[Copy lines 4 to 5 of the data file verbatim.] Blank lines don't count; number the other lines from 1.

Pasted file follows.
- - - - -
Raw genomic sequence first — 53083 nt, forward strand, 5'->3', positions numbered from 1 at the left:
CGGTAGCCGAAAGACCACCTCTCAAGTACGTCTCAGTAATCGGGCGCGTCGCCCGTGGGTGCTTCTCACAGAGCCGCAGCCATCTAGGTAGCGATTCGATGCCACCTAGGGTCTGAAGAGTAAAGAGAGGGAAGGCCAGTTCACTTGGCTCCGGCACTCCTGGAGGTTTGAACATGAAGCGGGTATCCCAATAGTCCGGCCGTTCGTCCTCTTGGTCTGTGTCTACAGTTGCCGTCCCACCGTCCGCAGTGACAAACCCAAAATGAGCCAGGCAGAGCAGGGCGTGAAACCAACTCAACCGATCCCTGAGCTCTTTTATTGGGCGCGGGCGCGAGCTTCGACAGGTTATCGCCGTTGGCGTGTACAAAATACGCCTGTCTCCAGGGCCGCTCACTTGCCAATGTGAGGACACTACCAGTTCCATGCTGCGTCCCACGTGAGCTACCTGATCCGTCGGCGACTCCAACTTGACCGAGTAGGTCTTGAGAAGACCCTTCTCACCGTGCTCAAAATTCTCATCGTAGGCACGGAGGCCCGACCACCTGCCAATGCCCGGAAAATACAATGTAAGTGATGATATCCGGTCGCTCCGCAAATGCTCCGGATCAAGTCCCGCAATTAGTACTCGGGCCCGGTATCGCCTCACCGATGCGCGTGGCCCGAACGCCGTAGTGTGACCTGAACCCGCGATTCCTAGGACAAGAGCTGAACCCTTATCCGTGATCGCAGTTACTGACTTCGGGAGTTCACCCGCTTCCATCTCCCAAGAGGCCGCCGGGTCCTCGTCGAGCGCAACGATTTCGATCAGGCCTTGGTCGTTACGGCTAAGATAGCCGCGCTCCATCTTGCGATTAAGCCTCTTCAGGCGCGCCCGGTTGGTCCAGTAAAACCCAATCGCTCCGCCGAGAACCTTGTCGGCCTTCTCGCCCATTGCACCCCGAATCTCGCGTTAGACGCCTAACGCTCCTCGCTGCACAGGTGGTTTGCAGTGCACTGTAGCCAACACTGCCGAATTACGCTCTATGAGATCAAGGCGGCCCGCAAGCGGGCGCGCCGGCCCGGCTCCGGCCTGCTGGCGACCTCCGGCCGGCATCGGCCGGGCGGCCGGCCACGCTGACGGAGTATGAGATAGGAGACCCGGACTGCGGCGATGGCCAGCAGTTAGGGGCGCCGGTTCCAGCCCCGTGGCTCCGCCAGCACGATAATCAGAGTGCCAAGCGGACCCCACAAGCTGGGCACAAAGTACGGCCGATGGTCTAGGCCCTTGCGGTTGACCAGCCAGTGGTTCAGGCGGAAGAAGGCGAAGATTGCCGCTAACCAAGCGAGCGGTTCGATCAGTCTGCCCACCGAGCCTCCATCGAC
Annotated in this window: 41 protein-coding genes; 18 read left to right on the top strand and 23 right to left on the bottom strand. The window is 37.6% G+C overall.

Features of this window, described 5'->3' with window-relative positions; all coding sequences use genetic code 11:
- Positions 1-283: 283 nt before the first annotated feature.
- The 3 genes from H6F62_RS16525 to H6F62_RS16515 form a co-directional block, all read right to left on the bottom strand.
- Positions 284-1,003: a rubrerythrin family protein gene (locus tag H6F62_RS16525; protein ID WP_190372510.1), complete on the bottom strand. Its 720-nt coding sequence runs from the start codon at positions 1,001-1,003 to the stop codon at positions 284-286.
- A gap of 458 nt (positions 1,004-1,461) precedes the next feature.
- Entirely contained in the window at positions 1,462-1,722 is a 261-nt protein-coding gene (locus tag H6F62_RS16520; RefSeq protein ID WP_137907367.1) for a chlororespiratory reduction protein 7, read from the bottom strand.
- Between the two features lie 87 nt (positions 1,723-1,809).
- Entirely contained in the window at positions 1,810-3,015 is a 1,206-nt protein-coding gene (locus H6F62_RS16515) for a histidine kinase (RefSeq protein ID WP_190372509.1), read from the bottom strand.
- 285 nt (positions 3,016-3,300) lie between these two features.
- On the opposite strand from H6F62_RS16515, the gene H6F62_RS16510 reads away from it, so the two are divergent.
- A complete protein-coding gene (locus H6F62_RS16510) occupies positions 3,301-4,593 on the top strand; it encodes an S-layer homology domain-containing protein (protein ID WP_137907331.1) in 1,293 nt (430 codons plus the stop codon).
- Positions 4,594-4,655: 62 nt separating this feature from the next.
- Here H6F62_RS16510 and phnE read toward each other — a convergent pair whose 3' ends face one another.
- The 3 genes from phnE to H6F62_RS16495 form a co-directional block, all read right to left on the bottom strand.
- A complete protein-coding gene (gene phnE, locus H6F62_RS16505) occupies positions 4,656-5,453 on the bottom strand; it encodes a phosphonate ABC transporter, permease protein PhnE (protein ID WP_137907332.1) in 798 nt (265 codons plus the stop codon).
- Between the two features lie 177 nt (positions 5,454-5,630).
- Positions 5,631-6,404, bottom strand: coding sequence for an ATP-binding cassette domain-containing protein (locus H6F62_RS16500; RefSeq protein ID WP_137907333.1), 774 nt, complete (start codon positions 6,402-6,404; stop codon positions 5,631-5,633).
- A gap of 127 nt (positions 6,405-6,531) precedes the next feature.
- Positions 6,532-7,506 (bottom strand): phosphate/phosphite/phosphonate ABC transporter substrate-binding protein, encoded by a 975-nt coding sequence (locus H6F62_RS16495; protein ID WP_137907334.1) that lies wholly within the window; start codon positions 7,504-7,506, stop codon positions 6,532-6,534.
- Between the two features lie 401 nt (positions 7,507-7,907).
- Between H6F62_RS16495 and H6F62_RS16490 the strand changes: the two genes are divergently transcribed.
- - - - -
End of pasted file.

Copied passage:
Features of this window, described 5'->3' with window-relative positions; all coding sequences use genetic code 11:
- Positions 1-283: 283 nt before the first annotated feature.